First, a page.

To address these challenges, the World Health Organization (WHO) launched the QualityRights (QR) movement in 2012 with the aim of transforming mental health services around the world and promoting the rights of persons with mental health conditions and psychosocial disabilities [5]. The initiative which seeks to align mental health services with the rights enshrined in the Convention on the Rights of Persons with Disabilities (CRPD), is gaining traction around the world. Several high- and low-income countries around the world have rolled out interventions aimed at fulfilling the objectives of the initiative [6,7]. Kenya has not been left behind and its Ministry of Health (MOH) launched the QualityRights initiative in 2019. The objectives of the initiative were set and are currently being implemented in collaboration with key stakeholders such as the Kenya National Commission on Human Rights, persons with lived experience, and Non-Governmental Organisations (NGOs) involved in mental health activities.

 

One of the key targets of the initiative was to conduct assessments and report on the quality of care and observance of human rights in the national referral mental health hospital, and in the 15 mental health units and 29 mental health outpatients' clinics throughout the country [8,9]. The first facility to be assessed was the Mathari National Teaching and Referral Hospital (MNTRH), a specialized referral facility for mental health patients. The aim of this paper is to outline the findings of an assessment of the quality of services at that facility, and provide recommendations for improvement. Prior audits by government agencies have focused on examining resources within the facility and have highlighted the limited budgetary allocation to the hospital, dilapidated infrastructure and severe staff shortages among other challenges [10]. The current report builds upon these previous reports by describing an assessment of the hospital for compliance with human rights standards enshrined in the CRPD.

 

 

Methods Up    Down

Study design: this was a cross-sectional study.

 

Study setting: the study was conducted at Mathari National Teaching and Referral Hospital. The hospital is the largest mental health facility in Kenya. It was started as a small pox isolation centre in 1904 and later transformed into a mental facility [11]. The hospital functions as a treatment, research and training centre. In addition, the facility has a maximum-security section that was opened in 1978 and caters for law offenders with mental health conditions. The hospital has a bed capacity of 700, with 332 in the civil section (for non-offenders) and 377 in the Maximum-Security Unit. The civil section is organized into 9 wards and 3 out-patient clinics. The hospital has bed occupancy of 119% in the civil unit and 115% in the Maximum-Security Unit. The facility which has a total of 386 staff, admits adults aged above 18 years only.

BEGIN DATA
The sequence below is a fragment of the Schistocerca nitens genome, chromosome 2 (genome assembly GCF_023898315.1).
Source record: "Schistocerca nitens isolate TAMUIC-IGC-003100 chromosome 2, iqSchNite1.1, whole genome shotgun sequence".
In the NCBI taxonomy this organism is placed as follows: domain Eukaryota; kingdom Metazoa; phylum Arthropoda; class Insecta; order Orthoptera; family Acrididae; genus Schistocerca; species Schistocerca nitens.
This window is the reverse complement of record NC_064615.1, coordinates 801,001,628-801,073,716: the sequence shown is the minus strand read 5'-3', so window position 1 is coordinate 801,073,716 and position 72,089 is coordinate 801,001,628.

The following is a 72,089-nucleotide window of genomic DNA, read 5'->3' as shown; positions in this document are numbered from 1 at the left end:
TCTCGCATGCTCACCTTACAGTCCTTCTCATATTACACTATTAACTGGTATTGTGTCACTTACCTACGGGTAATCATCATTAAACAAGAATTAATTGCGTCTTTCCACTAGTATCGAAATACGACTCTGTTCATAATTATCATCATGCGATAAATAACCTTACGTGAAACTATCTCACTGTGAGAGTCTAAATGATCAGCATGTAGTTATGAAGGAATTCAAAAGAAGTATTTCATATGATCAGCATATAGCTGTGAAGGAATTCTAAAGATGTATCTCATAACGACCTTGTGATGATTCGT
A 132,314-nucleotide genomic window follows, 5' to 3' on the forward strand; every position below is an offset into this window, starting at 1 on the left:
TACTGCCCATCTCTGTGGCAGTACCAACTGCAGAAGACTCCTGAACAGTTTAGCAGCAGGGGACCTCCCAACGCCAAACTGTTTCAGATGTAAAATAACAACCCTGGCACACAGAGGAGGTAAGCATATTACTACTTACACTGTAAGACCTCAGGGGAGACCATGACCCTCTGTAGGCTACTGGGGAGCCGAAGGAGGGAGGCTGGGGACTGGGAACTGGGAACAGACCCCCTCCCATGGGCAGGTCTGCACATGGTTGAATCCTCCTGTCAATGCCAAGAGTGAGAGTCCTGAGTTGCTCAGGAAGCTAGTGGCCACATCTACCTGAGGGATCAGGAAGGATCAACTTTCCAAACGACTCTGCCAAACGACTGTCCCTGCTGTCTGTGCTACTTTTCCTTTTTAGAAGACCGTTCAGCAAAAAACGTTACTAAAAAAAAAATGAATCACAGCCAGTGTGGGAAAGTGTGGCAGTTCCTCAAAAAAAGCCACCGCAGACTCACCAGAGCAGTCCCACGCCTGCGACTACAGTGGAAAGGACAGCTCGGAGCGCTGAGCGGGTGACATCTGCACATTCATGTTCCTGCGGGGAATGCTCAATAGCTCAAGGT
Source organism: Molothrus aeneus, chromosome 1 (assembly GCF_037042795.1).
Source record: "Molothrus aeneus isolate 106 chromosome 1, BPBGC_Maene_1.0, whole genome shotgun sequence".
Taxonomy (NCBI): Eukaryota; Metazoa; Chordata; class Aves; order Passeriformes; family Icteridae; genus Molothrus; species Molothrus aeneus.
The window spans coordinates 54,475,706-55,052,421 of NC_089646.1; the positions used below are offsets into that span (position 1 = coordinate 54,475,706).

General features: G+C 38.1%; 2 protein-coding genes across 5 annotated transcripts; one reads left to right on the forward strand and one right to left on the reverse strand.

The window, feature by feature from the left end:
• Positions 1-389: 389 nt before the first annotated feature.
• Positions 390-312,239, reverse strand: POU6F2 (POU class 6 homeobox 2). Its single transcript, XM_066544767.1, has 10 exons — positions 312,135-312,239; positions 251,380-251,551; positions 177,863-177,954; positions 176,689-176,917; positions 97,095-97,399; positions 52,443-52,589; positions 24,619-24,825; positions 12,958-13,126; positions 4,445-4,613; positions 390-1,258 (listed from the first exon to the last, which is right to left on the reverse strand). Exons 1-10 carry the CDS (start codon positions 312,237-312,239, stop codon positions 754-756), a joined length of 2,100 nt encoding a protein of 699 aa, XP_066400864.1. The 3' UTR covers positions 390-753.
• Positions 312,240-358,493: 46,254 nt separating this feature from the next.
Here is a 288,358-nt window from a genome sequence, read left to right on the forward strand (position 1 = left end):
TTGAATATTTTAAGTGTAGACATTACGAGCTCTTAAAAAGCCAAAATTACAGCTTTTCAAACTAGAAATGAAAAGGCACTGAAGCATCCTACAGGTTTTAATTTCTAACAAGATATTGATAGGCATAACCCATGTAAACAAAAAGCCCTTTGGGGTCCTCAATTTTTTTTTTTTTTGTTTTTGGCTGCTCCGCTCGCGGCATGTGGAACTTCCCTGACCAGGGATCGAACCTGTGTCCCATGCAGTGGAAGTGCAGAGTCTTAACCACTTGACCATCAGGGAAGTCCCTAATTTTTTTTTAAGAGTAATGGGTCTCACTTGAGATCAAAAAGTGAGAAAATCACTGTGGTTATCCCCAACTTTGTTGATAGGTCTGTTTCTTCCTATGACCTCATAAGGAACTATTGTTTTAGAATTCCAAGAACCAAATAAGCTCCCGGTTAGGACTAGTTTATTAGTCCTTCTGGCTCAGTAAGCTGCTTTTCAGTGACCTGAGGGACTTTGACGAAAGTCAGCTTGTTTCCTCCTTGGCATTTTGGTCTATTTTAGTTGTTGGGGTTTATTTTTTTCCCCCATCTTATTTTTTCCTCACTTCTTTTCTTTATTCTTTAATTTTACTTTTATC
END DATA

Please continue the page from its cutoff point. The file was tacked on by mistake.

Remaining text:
Study population and sampling: the study targeted staff and service users who were at the Mathari National Teaching and Referral Hospital during the assessments. For purposes of the assessment, the facility was organised into 4 zones (Table 1). We divided the maximum security unit into 3 sections to ensure thorough assessment. Each zone was assigned to a team of 3 assessors. The assessing committee made the decision to interview 2-4 staff and 2-4 service users per section given the time allocated for the assessment (2 days) in relation to the size of the hospital. The assessors additionally felt that such numbers would give sufficient information because the interviews would be augmented by observation and document review. In each ward/clinic, the assessors identified service users that appeared stable with no acute psychiatric symptoms. The staffs were not involved in the process of selection of service users to be interviewed in order to avoid identifying patients that they knew might give a desirable response. The assessors additionally identified staff that were on duty at the time of the assessment and were willing to participate in the interviews. All identified staff and service users were explained to the nature of the assessment, assured of confidentiality, and verbal consent obtained before the interviews. Those who did not consent to the interviews were excluded. In total 35 staff and 42 service users were interviewed (Table 1).